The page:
15 Nisan 2011 Cuma

Chief economist warns about eurozone break-up


A pedestrian walks past a banner advertising discounts at a store closing in suburban Athens. Bloomberg photo

A pedestrian walks past a banner advertising discounts at a store closing in suburban Athens. Bloomberg phot0
Even some European politicians admit that one or more member countries might withdraw from the European Monetary Union, or EMU, according to ING Group’s chief economist.
“The EMU was designed to be irreversible and the sovereign debt crisis has set the markets thinking that this may no longer be so,” Marc Cliffe said during a Wednesday meeting in Istanbul.
German politicians are discussing openly about EMU’s continuing to be the sole option, he said.
According to a recent ING report written by Cliffe, there are two scenarios in front of the member countries: a Greek exit or a compete break-up of the monetary union.

The results of the second scenario “might be dramatic and traumatic,” the chief economist said. In such case, output would fall by between 5 and 9 percent in numerous member states and asset prices would plummet. “With their [possible] new currencies falling 50 percent or more, the peripheral economies such as Spain and Portugal would see their inflation rates soar toward the double digits.”

Noting that the break-up scenario might lead to massive divergence in both interest rates and bond yields, the one-year bond yields in Germany would fall below 1 percent while those in the peripheral markets might soar into a 7-12 percent range.

“Spain is too big [for Europe] to save, unfortunately,” Cliffe said, speaking to the Hürriyet Daily News & Economic Review. He added that Greece, Ireland and all the peripheral countries have started to follow the tight policies set by European Central Bank, or ECB. A further bail out for Spain might accelerate substantial weakening of the euro as well, according to him.

Saying that Turkey has performed considerably well in the wake of the global recession compared with many European countries, Cliffe said the country’s  “biggest advantage is its independence in monetary and fiscal policies that peripheral country do not have.”

The growing economies will have a bigger portion from the world economy, Şengül Dağdeviren, the chief economist of the lender’s local branch, said at the meeting.

Turkey should increase its competitiveness with Asian economies in the next two decades, she said. Talking to the Daily News, Cliffe said, “Rather than trying to penetrate independently into Asian markets, Turkey could be plugged into Germany and increase its chances in these markets.”

Many firms from Germany’s neighboring countries – such as Netherlands and Austria – work with Germany in order to penetrate indirectly into Asian markets, he said.

According to him, Germany would come up with a solution for the debts of peripheral countries since the country’s economy is performing relatively well since it has penetrated into Asian markets. According to recent figures, business confidence is rising in the country, Cliffe noted. Germany is the engine powering the fiscal policies, measures and debt-restructuring models for the peripheral countries of the eurozone, he said. “We are all Germans.”

Rating increase for Turkey

Commenting on the domestic side, Dağdeviren said, “Turkey is much more immune to micro changes in the economy as the sensitivity is on the rise according to global economic trends.”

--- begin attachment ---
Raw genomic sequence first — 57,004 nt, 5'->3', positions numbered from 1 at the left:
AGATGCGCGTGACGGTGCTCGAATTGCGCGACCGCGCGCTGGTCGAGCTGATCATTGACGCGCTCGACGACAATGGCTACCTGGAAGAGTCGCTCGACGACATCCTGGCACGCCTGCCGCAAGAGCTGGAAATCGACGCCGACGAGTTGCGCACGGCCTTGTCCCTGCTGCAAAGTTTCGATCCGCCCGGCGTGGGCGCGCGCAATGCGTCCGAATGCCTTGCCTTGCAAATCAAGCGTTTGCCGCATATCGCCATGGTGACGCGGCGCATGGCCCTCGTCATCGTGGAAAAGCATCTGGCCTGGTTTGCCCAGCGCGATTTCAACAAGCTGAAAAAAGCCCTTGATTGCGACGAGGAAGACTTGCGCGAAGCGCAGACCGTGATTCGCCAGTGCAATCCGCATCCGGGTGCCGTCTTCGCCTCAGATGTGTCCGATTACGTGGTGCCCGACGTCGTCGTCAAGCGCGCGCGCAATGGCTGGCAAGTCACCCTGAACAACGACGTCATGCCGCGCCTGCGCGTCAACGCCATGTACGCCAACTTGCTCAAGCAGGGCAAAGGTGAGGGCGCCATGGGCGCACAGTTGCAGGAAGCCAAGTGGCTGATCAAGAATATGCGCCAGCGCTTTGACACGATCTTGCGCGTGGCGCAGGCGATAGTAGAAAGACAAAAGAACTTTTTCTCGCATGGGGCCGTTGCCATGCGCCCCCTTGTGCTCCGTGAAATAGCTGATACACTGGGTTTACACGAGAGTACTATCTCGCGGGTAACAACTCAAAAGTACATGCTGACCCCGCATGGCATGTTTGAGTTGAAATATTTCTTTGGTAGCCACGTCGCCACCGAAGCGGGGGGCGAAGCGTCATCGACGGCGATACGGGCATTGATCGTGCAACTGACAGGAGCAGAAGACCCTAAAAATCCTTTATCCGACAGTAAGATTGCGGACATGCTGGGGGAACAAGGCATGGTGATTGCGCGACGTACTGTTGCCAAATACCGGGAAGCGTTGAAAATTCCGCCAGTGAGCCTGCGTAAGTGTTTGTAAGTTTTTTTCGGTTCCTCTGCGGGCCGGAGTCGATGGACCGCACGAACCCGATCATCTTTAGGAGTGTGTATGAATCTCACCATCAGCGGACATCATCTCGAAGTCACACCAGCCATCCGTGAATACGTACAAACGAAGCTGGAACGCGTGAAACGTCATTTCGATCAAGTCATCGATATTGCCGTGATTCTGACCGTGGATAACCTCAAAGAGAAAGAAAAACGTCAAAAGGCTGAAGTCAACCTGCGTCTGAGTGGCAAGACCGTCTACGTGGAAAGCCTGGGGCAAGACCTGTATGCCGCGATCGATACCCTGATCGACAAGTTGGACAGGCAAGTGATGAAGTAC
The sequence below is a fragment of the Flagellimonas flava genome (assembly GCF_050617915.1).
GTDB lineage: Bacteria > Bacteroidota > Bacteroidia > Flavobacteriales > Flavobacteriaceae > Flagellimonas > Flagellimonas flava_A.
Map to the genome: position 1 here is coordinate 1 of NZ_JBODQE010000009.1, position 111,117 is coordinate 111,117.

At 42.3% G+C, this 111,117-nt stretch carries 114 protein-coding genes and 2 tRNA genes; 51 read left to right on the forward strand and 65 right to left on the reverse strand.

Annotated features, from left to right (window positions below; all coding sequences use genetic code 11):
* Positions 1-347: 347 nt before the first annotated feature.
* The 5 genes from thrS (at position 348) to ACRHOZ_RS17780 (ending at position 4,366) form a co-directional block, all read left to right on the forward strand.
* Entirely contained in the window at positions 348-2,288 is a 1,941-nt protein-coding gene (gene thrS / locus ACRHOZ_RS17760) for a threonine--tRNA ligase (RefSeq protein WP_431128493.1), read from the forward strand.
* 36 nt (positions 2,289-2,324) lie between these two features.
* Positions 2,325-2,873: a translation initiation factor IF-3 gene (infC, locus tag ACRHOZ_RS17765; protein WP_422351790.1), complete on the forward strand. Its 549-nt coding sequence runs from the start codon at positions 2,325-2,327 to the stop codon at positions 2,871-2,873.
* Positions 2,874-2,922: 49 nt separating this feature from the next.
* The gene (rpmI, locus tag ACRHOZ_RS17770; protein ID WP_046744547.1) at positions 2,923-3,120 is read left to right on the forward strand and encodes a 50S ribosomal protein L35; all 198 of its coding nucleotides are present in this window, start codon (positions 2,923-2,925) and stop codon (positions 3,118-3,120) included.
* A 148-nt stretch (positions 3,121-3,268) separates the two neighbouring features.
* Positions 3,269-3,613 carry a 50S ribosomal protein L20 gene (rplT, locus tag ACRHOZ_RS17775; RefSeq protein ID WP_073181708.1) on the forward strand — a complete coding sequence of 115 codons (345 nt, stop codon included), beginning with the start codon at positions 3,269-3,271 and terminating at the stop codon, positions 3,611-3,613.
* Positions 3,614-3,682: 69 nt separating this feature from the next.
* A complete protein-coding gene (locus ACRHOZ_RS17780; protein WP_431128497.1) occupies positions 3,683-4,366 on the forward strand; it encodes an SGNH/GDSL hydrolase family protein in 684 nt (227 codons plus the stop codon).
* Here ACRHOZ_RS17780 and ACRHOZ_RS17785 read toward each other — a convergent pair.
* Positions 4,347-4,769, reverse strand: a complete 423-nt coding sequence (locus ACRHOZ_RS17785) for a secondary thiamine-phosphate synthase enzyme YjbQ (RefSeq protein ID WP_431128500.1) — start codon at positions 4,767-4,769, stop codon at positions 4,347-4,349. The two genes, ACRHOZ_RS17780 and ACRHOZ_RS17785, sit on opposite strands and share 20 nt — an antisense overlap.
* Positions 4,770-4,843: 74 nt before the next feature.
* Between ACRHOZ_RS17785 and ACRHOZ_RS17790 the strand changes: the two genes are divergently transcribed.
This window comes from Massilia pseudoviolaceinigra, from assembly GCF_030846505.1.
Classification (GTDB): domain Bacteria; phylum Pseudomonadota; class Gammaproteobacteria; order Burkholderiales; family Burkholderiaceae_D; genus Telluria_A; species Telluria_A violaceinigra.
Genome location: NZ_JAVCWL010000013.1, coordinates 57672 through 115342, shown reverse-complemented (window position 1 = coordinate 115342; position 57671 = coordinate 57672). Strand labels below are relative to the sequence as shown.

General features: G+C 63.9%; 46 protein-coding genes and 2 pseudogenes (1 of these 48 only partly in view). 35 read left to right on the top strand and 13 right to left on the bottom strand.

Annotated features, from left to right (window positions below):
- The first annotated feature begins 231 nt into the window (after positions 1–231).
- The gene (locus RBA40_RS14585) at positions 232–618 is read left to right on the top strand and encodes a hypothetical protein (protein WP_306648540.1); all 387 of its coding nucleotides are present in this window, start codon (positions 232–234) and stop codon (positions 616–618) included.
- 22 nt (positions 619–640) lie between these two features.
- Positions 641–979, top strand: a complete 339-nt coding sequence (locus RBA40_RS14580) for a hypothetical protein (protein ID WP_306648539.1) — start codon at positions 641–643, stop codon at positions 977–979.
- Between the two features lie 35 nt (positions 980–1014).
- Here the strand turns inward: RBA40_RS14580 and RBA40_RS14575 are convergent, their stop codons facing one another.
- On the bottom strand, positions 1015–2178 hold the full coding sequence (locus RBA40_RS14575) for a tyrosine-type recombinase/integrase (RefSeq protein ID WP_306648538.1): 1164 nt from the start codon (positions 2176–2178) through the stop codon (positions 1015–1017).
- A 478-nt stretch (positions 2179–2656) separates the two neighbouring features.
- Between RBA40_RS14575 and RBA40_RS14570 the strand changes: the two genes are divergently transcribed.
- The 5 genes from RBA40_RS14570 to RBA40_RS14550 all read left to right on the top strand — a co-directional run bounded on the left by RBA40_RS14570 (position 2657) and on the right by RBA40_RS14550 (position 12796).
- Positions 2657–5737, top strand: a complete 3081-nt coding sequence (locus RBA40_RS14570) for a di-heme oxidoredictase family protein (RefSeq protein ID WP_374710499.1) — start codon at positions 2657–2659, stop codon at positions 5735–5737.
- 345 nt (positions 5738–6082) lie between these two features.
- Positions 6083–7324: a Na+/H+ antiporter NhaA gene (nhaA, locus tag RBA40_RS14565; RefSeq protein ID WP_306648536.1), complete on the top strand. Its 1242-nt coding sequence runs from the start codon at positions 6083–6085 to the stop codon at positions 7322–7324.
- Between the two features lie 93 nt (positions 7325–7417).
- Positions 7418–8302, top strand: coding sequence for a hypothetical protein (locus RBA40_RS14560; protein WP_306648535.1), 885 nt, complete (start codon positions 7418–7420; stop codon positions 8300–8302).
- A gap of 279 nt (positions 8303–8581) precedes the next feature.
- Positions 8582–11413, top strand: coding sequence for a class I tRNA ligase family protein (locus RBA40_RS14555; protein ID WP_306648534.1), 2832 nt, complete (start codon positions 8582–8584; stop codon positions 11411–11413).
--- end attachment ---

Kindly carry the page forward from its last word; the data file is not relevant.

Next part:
Noting that Turkey has enjoyed the efficiency of reforms that took place after 2001 crisis, she said: “Turkey’s economic growth will slow down inevitably to 4.6-5 percent at the end of this year.” Dağdeviren said the inflation rate in Turkey would float between 7.5 and 11 percent over the next 10 years. Noting that Turkey’s increasing current account deficit still is a threat to the country’s economy, she said: “Turkey is still safe as the country does not have low GDP growth, high budget deficit, and high public debt together as most of the European countries have currently.”

Break-up scenarios

ING chief economist Marc Cliffe’s two scenarios on the future of the European Monetary Union include the withdrawal of debt-hit Greece or a total break-up:

Scenario A: Exit of Greece

- At the mild end of the spectrum, the most plausible scenario is that Greece will be the only country to exit the eurozone.
- Greece is the most challenged country from solvency and a competitiveness perspective, and it is most observers’ favorite candidate for leaving EMU.
- The modest size of the Greek economy means that its departure would be far less disruptive than if one of the bigger economies were to leave.
- Greece’s exit will not happen in a chaotic manner. The eurozone and IMF would provide medium-term funding to ease the pain of Greece’s exit.
- The Greek exit gives further impetus for reforms in other highly indebted countries such as Spain and Portugal.

Scenario B: Complete breakup of the eurozone

- At the extreme end of the spectrum, eurozone countries and the financial markets conclude that the monetary union has failed.
- Members decide to revert to national currencies and monetary policy.
- If a core member leaves the zone, there would be protracted economic, political and financial tensions that would leave open the possibility of further departures.
- Exit from the EMU and reverting to national currencies do not directly improve fiscal solvency. Even in the absence of restructuring, foreign investors will still bear huge losses as a result of a leaver’s currencies depreciating and asset prices plummeting.

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